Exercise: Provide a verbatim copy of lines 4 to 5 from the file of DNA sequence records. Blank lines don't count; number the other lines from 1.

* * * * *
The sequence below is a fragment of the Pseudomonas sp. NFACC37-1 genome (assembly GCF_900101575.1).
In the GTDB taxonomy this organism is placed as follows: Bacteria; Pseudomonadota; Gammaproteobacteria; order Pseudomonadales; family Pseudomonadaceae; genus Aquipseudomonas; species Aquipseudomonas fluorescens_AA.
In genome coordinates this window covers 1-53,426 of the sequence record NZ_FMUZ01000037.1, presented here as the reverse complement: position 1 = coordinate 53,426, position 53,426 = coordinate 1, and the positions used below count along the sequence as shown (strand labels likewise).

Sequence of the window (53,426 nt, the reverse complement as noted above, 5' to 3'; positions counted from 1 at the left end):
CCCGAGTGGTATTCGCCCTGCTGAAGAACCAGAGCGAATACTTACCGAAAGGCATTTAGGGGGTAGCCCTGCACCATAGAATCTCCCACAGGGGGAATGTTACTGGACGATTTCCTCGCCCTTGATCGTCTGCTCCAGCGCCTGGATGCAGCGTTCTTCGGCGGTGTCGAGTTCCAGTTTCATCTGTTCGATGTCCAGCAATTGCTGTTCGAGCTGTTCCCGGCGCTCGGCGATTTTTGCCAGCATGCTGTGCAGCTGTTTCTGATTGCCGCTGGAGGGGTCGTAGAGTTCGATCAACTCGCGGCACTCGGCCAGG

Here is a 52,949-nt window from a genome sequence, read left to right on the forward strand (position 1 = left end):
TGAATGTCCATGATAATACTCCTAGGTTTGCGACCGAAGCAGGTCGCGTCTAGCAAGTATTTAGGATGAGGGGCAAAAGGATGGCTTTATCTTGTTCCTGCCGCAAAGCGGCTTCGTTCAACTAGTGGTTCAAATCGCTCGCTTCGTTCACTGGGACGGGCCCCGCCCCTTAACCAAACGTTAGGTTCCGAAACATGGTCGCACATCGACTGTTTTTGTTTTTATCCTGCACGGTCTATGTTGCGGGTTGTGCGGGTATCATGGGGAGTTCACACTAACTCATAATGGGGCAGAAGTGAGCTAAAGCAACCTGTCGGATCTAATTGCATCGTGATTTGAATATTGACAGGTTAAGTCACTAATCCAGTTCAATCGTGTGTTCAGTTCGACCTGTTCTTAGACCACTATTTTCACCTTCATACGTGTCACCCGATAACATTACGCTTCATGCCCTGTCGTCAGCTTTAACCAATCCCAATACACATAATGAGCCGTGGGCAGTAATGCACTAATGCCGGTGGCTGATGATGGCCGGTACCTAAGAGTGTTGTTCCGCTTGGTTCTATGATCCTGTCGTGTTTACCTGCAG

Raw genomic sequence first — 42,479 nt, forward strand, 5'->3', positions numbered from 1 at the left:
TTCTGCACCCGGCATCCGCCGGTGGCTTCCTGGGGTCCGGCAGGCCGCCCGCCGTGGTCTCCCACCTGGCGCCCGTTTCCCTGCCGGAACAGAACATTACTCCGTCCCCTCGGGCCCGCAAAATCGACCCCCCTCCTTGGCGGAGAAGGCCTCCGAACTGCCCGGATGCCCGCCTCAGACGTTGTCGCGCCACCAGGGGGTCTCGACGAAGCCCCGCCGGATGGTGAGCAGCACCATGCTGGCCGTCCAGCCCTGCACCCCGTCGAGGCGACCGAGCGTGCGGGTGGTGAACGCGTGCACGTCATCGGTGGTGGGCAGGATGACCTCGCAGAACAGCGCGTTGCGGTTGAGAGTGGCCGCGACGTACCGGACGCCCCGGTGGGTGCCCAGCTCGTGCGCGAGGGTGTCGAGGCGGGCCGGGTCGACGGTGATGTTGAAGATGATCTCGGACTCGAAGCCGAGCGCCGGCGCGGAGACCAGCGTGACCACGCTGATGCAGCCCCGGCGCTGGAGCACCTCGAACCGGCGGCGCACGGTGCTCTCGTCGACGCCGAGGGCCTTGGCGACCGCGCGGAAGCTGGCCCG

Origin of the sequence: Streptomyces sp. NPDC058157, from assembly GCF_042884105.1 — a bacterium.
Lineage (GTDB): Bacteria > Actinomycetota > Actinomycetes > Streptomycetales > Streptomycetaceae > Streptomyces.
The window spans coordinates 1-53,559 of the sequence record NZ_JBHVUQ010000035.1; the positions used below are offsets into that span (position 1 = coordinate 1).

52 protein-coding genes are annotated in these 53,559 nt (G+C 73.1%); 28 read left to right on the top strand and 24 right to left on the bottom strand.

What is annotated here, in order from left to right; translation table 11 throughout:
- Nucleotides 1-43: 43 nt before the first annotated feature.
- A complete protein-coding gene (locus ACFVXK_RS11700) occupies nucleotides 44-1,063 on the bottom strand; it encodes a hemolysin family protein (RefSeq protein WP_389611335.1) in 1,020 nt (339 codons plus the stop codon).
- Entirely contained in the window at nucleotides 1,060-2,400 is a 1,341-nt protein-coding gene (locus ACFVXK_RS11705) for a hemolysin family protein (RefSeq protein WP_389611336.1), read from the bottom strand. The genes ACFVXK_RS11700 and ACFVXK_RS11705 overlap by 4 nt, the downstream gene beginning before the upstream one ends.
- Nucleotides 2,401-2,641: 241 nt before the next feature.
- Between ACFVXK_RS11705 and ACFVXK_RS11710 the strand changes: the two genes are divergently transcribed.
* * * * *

Sequence of the window (53,426 nt, the reverse complement as noted above, 5' to 3'; positions counted from 1 at the left end):
CCCGAGTGGTATTCGCCCTGCTGAAGAACCAGAGCGAATACTTACCGAAAGGCATTTAGGGGGTAGCCCTGCACCATAGAATCTCCCACAGGGGGAATGTTACTGGACGATTTCCTCGCCCTTGATCGTCTGCTCCAGCGCCTGGATGCAGCGTTCTTCGGCGGTGTCGAGTTCCAGTTTCATCTGTTCGATGTCCAGCAATTGCTGTTCGAGCTGTTCCCGGCGCTCGGCGATTTTTGCCAGCATGCTGTGCAGCTGTTTCTGATTGCCGCTGGAGGGGTCGTAGAGTTCGATCAACTCGCGGCACTCGGCCAGG